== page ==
Casting arc or casting angle. What do you call it? I used to call it arc, got persuaded it should be angle, now I tend to interchange them. Whatever you call it is just the angular change of the rod from the start of the stroke to the end of the stroke. The rotational bit. The arc is quite frequently talked about. We talk about variable casting arc, which means learning to vary the angular change depending on various things like the action of the rod or the amount of line we have aeralised, or the force we need to apply to cope with conditions like a head or tail wind. The mantra is the more line/force the wider the arc needs to be. Widening the casting arc is often the instruction to a client who casts tailing loops. This is a bit misleading because you can get the same result just by lengthening the casting stroke and not widening the casting arc. So lets talk about the casting stroke.
The casting stroke is the distance the hand moves from the start of the stroke to when the hand stops the rod butt. This movement can be quite stylistic. It can be a downward chopping action, a fairly horizontal movement or a down-up swooping movement or a combination. Choppers tend to have shorter strokes than those of us that translate horizontally, possibly because there is more stroke length available horizontally than there is vertically. I’m not sure. I only know I tail more often with a vertical stroke than I do with a horizontal one.
Anyway, casting stroke tends to be the poor relative in a discussion about fly casting, A bit like poor old Mr Woogy (see Chas and Dave). The fact is that without really thinking about it most of us lengthen our stroke as we widen the casting arc, or I’m pretty sure we do. One beginner fault is all arc and no stroke length, which gives the classic non loop. As we get them to introduce some stroke length we can see proper loops begin to form and as they learn to use the correct arc with the correct stroke length (and put in a stop, of course) we start to see some really nice loops.
I use the casting stroke for several things; To start the acceleration slowly and smoothly. To allow me to drag ( the rod is moved in the direction of the cast with no angular change) the rod prior to rotation. I adjust stroke length more than I adjust casting arc to alter loop width, especially when trying to tighten my loops. I lengthen stroke length to ease out tails.
Now, I may have it arse about-face with the way I adjust loop width but I find it much more simple to adjust stroke length than casting arc. The overriding benefit is that a longer stroke helps eliminate the power spike that probably caused the tip path to buckle that gave you the tailing loop in the first place.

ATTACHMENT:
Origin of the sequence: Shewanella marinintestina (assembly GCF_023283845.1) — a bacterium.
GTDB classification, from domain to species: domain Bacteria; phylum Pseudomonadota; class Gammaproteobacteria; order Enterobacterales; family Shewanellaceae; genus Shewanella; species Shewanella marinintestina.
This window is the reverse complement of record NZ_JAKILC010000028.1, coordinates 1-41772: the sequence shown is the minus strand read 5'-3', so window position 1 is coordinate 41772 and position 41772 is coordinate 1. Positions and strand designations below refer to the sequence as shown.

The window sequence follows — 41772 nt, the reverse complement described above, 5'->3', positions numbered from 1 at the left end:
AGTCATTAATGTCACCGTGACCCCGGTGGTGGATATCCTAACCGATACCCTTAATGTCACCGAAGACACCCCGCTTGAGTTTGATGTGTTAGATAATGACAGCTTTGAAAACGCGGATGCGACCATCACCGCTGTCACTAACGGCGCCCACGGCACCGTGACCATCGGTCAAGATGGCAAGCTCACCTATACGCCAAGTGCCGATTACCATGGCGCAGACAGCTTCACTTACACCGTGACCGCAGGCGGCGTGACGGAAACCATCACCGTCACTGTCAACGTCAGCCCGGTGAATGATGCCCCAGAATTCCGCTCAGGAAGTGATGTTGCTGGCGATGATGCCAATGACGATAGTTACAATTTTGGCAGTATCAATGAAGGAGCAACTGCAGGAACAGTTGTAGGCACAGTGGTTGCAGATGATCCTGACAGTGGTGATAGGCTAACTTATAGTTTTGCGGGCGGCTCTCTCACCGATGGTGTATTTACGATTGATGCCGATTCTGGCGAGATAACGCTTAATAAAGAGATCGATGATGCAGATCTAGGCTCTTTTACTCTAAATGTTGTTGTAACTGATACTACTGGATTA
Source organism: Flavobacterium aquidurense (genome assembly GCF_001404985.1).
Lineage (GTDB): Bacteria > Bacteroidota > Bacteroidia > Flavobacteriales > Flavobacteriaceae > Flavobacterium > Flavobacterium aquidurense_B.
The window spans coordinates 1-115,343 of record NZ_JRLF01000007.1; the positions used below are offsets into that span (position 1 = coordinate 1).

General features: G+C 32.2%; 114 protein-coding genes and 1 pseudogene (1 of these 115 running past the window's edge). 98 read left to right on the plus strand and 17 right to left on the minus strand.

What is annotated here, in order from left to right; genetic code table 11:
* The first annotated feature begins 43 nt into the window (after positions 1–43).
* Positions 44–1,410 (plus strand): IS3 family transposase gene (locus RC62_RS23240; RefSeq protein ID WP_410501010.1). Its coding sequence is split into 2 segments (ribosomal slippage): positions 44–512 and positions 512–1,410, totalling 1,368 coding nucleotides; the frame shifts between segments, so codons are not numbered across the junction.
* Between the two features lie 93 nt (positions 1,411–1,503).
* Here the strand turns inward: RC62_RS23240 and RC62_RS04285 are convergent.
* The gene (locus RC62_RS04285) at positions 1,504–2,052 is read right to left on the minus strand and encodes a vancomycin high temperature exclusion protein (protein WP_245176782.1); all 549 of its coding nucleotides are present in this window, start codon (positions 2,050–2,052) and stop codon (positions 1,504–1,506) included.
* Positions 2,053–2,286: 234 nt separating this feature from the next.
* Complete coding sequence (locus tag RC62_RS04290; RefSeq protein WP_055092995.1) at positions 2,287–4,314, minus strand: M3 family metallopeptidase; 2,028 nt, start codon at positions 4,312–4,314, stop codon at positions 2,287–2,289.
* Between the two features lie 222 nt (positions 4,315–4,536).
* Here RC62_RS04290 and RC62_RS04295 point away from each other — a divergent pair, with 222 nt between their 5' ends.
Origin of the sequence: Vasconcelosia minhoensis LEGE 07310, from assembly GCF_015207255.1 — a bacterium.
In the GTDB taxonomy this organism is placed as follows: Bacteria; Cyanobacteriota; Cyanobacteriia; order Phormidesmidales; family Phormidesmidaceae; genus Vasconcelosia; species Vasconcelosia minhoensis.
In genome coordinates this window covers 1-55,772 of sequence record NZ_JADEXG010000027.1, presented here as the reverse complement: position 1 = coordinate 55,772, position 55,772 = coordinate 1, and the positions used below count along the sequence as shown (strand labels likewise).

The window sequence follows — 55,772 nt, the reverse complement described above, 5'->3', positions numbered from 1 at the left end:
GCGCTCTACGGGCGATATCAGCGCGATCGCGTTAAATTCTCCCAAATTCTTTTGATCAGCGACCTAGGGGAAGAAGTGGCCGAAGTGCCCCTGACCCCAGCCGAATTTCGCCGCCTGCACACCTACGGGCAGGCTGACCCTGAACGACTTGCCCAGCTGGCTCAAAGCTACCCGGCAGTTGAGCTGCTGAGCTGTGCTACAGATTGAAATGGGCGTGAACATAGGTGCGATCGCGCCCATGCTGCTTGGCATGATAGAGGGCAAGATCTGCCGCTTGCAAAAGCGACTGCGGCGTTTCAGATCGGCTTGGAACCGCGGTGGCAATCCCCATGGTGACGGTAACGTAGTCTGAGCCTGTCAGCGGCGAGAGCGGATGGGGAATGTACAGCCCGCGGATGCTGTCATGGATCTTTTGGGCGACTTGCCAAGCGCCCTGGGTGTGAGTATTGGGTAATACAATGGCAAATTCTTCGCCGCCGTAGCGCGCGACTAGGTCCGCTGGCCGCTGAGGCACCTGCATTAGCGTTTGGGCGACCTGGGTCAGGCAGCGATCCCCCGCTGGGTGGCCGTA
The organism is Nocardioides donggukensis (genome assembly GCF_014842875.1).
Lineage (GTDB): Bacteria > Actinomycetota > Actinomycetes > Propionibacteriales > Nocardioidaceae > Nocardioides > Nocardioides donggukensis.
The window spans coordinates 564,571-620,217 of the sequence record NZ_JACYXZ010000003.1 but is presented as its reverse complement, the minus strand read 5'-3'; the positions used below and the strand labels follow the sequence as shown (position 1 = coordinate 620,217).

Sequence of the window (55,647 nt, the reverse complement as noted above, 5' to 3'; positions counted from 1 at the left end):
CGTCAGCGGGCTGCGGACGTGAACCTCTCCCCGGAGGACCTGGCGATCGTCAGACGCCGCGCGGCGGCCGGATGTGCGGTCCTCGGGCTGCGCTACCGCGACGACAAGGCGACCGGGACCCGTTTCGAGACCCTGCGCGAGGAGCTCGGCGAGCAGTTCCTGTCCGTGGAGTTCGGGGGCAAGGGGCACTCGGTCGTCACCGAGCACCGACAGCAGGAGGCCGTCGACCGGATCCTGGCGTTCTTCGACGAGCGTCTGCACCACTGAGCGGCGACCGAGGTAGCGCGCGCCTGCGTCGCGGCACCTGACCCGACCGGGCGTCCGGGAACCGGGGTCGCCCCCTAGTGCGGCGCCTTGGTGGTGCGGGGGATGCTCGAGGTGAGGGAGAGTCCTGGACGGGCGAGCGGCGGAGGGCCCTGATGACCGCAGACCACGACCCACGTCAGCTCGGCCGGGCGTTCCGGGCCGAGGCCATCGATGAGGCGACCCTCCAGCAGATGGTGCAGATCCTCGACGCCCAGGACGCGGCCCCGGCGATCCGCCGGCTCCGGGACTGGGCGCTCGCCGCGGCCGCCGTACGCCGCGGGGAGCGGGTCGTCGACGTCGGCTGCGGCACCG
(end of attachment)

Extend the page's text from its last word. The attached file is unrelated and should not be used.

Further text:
In the end you use both casting arc and stroke length in an overall casting stroke. They shouldn’t be separated, except when discussing them. One is pretty useless without the other so don’t forget to look at your stroke length when your casting goes to pot.
You may remember a while back I said I wanted something to hold the attention of an audience when I demonstrated fly casting at shows. So, I got Albert, a six month old long haired Chihuahua pup. I say pup but he will probably not get any bigger than he is now, which isn’t very big, but he is cute, which was the main criteria. The next problem is to train him to be a part of the demo. Quite what I will be able to get him to do is open to question. Watch this space.
The group I am setting up to help Instructors is starting to go in directions I hadn’t envisaged. It is broadening into something that is, potentially, very exciting. Instead of focusing purely on one certification we will now be able to help those of you that may want to try for any of the domestic associations as well. I do mean any. I have had offers of help from all of them and they will all be represented.
Let’s face it, Instructing is Instructing. Some of us may be more comfortable with some aspects more than others but we can learn from each other and add more bang for our clients buck, add new tools to our kit and generally become more rounded instructors.
Back to the little local difficulty on my previous post. I am still an IFFF member, and will continue to be one. There are issues to be sorted out and I hope they will be resolved. I cannot imagine this sort of issue would have arisen with our domestic associations simply because there is communication between all members. This has highlighted the fact that there is no real avenue for communication between those that run the CICP for the IFFF and it’s members. You can’t expect the thick end of two thousand Instructors world wide just to sit back and ignore what’s going on or not to call for changes.